The Hancock Park Garden Club honored three individuals for their leadership in conservation and horticulture at its meeting this month in Windsor Square. As part of the Garden Club of America, a national network of more than 200 garden clubs across the country, the Hancock Park Garden Club presented commendations to developer and Hancock Park resident Wayne Ratkovich and Windsor Square resident and Chair of the California Air Resources Board Mary Nichols for Conservation. They presented a Horticulture commendation to Theodore Payne Foundation Executive Director Kitty Connolly.
HPGC Award Chairman Carolyn Bennett presented the Club Historic Preservation Commendation to Wayne Ratkovich, saying:
“Wayne is a developer…a developer with a heart and a passion and a drive. For 30+ years his company, The Ratkovich Company, has been leading the charge to revitalize Los Angeles’ urban landscape. His record of reclamation and restoration is astounding. TRC has re-developed nearly 18 million square feet of commercial space in Los Angeles County, including the Oviatt Building, the iconic Pellisier and its Wiltern Theater, Terminal Annex, Macy’s Plaza Downtown, Chapman Market, The Alhambra (a 45 acre mixed use urban community in the city of Alhambra), The San Pedro Public Market (formerly Ports O’Call Village) and The Bloc, a 1.8 million square foot, mixed-use property at the heart of downtown Los Angeles that will become the premier urban retail, office and hospitality destination.”
Honored with many awards, Ratkovich’s company continues to live by its philosophy to do “good” and do “well.” He believes that profit should be a natural consequence of good work. In Ratkovich’s words, “When we enhance and preserve a building that has long been part of a city’s fabric, we become a contributing member of the community…we are in the business of recreating buildings to serve the market and cater to the needs of the community.”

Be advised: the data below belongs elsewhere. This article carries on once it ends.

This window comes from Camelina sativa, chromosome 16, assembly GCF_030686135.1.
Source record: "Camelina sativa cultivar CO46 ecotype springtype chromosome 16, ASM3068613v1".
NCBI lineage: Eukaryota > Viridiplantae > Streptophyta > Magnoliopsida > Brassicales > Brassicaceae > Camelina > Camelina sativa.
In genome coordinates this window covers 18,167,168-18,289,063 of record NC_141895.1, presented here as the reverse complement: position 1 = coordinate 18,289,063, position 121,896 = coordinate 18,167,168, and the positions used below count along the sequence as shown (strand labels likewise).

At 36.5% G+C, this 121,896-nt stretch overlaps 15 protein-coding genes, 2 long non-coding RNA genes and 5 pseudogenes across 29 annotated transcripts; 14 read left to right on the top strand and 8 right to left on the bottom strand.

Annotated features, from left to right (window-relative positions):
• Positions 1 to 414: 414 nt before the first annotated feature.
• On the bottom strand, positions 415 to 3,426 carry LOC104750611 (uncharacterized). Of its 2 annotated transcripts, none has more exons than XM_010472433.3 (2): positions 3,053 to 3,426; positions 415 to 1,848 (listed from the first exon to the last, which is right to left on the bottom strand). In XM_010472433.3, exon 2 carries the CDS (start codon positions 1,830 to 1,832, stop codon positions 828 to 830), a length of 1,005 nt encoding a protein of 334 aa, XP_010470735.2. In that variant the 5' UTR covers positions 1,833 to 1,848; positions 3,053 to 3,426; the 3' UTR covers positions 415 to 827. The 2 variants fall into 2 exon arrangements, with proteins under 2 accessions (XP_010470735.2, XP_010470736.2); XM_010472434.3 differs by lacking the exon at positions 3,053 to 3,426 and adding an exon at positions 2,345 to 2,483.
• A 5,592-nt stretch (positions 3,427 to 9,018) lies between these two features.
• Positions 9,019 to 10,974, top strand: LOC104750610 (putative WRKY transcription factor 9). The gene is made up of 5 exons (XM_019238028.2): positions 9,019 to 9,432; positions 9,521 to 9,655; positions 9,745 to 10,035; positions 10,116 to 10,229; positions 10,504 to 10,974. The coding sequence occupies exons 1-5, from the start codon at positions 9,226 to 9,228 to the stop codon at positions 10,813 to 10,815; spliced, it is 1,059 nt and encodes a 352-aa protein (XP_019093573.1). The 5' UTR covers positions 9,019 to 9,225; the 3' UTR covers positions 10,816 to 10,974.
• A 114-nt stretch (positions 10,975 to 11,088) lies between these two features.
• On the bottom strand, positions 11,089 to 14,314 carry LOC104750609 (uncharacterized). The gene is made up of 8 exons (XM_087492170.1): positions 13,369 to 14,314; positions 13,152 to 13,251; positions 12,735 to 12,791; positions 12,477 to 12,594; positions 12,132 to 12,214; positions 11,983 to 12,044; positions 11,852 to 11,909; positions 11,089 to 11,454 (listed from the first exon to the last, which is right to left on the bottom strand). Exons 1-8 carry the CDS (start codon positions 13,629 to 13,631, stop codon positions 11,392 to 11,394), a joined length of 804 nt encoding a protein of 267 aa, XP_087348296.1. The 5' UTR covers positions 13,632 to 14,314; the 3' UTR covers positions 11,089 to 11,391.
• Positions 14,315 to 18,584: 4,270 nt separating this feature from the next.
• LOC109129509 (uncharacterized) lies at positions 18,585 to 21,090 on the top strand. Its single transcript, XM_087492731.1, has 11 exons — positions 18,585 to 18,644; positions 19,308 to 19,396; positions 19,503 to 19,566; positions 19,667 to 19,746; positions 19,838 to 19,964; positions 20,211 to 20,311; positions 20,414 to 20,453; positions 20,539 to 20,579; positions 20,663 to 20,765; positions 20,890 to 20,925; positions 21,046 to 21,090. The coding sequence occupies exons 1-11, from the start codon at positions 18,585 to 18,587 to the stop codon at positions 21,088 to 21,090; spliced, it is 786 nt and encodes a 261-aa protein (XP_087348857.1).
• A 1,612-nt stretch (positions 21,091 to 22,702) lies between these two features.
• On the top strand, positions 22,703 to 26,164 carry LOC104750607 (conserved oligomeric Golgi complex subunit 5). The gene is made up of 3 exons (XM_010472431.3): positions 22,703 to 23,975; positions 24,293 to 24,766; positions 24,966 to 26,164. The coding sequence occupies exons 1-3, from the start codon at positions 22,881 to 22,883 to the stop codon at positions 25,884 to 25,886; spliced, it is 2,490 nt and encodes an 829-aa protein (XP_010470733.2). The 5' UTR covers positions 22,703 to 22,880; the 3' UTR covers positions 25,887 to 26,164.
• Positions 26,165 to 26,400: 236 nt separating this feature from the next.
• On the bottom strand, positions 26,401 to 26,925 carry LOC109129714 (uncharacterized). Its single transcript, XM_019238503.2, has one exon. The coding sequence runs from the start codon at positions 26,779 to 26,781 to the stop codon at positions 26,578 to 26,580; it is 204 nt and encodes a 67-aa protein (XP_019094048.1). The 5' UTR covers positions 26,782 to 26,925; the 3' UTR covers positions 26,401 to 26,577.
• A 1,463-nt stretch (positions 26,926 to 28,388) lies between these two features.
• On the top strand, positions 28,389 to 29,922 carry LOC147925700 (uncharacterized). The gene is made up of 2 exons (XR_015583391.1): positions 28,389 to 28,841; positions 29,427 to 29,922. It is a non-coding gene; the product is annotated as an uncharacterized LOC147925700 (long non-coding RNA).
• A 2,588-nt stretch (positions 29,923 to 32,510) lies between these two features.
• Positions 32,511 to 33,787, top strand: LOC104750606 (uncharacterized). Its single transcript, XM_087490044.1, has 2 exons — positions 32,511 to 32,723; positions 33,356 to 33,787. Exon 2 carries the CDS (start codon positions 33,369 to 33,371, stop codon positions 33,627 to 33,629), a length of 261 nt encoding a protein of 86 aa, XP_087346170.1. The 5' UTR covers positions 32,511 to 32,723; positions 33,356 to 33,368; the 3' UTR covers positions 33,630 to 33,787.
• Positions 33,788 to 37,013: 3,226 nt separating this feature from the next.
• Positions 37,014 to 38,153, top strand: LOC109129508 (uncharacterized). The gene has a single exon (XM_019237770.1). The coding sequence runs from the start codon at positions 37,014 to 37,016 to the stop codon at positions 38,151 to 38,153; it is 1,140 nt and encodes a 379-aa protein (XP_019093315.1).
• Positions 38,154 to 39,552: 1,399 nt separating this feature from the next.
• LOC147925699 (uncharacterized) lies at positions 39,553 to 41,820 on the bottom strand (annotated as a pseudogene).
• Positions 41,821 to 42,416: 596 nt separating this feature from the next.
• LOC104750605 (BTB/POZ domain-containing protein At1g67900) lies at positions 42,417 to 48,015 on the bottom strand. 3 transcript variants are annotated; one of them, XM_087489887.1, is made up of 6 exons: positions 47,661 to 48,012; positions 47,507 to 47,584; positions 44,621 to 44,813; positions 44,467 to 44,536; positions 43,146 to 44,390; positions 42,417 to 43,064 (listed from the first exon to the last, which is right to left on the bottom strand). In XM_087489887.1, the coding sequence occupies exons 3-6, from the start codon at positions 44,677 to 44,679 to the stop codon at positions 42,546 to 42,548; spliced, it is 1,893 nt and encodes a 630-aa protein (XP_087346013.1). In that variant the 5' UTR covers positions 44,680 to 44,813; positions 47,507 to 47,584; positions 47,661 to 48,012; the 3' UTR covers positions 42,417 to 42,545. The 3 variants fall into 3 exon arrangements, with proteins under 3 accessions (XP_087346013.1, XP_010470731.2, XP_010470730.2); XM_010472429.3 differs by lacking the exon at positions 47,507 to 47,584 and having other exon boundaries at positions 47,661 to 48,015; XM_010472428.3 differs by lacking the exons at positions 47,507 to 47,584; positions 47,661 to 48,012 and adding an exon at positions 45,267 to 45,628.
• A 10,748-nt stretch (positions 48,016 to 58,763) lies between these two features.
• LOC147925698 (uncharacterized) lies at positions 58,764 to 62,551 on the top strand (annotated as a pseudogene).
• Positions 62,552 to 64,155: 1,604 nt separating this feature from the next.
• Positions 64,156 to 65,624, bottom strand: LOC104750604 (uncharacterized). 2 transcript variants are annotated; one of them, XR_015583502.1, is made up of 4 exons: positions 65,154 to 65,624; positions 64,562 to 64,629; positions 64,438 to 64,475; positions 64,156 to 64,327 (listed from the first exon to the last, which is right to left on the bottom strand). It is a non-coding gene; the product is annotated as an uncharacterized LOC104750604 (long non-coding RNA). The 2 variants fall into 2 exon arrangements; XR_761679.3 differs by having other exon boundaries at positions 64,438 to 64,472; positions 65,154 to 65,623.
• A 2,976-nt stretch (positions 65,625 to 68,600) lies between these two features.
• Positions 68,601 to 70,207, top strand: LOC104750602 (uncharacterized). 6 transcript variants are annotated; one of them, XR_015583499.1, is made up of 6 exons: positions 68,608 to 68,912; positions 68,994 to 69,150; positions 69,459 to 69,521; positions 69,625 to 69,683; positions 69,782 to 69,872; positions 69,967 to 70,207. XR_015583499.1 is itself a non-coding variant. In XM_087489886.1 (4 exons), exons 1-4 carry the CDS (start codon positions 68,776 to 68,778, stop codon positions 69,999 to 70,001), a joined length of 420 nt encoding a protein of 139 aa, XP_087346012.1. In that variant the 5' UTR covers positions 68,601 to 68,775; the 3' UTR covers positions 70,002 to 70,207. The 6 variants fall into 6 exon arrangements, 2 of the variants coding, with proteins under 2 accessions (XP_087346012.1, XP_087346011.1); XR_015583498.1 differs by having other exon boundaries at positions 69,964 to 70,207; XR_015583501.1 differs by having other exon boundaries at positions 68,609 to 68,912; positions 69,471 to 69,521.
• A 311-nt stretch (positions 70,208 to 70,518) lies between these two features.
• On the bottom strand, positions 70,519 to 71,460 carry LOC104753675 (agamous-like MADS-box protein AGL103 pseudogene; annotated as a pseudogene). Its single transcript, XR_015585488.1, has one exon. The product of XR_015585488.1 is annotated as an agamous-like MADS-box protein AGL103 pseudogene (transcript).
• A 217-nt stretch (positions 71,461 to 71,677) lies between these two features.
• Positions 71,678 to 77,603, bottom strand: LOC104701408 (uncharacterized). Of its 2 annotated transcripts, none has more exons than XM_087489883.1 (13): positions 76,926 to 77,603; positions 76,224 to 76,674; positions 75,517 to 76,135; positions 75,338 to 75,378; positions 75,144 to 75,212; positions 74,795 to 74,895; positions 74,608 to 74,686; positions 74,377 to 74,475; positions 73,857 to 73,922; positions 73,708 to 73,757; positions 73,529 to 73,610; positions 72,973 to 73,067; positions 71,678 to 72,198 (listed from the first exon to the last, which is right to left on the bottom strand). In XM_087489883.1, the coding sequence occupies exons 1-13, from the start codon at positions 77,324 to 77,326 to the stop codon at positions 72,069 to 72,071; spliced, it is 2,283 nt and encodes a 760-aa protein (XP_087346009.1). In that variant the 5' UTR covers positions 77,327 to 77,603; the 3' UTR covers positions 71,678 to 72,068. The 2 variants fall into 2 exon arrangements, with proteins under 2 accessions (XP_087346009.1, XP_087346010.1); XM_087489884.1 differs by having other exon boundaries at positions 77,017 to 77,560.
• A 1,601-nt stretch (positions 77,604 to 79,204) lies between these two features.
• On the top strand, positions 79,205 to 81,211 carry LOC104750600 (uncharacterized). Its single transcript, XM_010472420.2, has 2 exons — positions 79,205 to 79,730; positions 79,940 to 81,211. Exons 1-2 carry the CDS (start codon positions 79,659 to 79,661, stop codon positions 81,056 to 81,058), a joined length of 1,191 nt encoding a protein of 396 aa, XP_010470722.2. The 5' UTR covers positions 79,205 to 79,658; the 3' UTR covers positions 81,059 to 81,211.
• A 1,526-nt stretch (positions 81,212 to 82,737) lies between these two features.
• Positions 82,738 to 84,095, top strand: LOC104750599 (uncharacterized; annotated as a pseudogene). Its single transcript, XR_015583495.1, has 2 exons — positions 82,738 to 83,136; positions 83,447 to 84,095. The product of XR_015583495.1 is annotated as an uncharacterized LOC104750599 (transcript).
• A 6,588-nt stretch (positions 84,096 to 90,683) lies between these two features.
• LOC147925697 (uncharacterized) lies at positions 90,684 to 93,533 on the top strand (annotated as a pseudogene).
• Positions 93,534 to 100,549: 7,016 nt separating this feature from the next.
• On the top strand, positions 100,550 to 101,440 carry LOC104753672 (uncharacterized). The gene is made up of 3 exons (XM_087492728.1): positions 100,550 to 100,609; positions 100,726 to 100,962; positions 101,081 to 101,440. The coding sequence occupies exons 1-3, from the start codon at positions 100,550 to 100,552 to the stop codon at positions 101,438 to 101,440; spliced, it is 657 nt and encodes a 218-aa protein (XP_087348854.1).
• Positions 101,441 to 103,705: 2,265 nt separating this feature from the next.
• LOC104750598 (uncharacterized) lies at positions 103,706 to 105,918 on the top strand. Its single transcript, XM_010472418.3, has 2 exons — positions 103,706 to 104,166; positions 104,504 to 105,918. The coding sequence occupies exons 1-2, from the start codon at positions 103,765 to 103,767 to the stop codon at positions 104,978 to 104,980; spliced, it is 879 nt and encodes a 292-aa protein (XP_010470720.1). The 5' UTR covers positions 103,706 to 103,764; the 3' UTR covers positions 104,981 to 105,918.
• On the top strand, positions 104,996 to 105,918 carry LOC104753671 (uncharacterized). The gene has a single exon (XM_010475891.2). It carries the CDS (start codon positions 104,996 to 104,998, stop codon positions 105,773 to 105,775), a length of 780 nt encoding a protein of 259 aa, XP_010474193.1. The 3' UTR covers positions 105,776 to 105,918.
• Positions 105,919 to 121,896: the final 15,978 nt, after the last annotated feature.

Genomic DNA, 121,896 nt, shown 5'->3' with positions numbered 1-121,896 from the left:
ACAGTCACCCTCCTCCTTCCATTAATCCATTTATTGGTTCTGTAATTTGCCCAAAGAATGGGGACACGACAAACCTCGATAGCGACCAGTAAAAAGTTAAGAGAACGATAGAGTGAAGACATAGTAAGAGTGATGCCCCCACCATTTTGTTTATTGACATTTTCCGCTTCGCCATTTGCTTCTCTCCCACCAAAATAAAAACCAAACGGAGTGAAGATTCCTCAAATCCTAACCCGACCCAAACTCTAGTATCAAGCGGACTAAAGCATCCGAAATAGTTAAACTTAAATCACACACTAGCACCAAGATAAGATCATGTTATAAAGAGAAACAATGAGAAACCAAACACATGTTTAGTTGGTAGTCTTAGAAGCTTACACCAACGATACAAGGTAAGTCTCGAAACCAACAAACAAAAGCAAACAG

The company’s goal is to apply a developer’s skills and imagination to projects which will create livable urban neighborhoods…focusing on urban infill and rehabilitation projects which make more efficient use of the land and the buildings. Growth for the sake of growth does not encourage quality of life.
As he says, “We’re in the business of producing environments that make people happy.”
Ratkovich said this was the most local award he had received and he was quite honored to be recognized by his friends and neighbors.
Next, Bennett presented the 2017 Club Horticulture Commendation Award to Kitty Connolly, Executive Director of the Theodore Payne Foundation:
In recognition of their stated mission:
- To promote, preserve and restore California landscapes, and habitats
- To propagate and make available California native plants and wildflowers
- To educate and acquire knowledge about California flora and natural history
the Theodore Payne Foundation has been instrumental in informing our State’s residents of the benefits and beauty of our native plants for more than 40 years.
Named for Theodore Payne, a transplanted Englishman who arrived in California in 1893 and began a life long passion in the promotion of the use of California Natives in personal landscapes, this foundation has survived fires, floods, relocation and financial challenges. Today it employs a dedicated staff, provides ongoing educational outreach, maintains a native plant nursery and hosts a yearly native plant garden tour. In addition, more than 250 volunteers contribute nearly 4700 hours of annual service to the Foundation.
As California faces the ravages of ongoing drought, the Theodore Payne Foundation has become the “go to” source for information on using natives in private gardens. A 2011 $930,000 grant from the State of California has allowed it to construct new nature education facilities. And their website offers illustrated information on more than 1000 species of natives.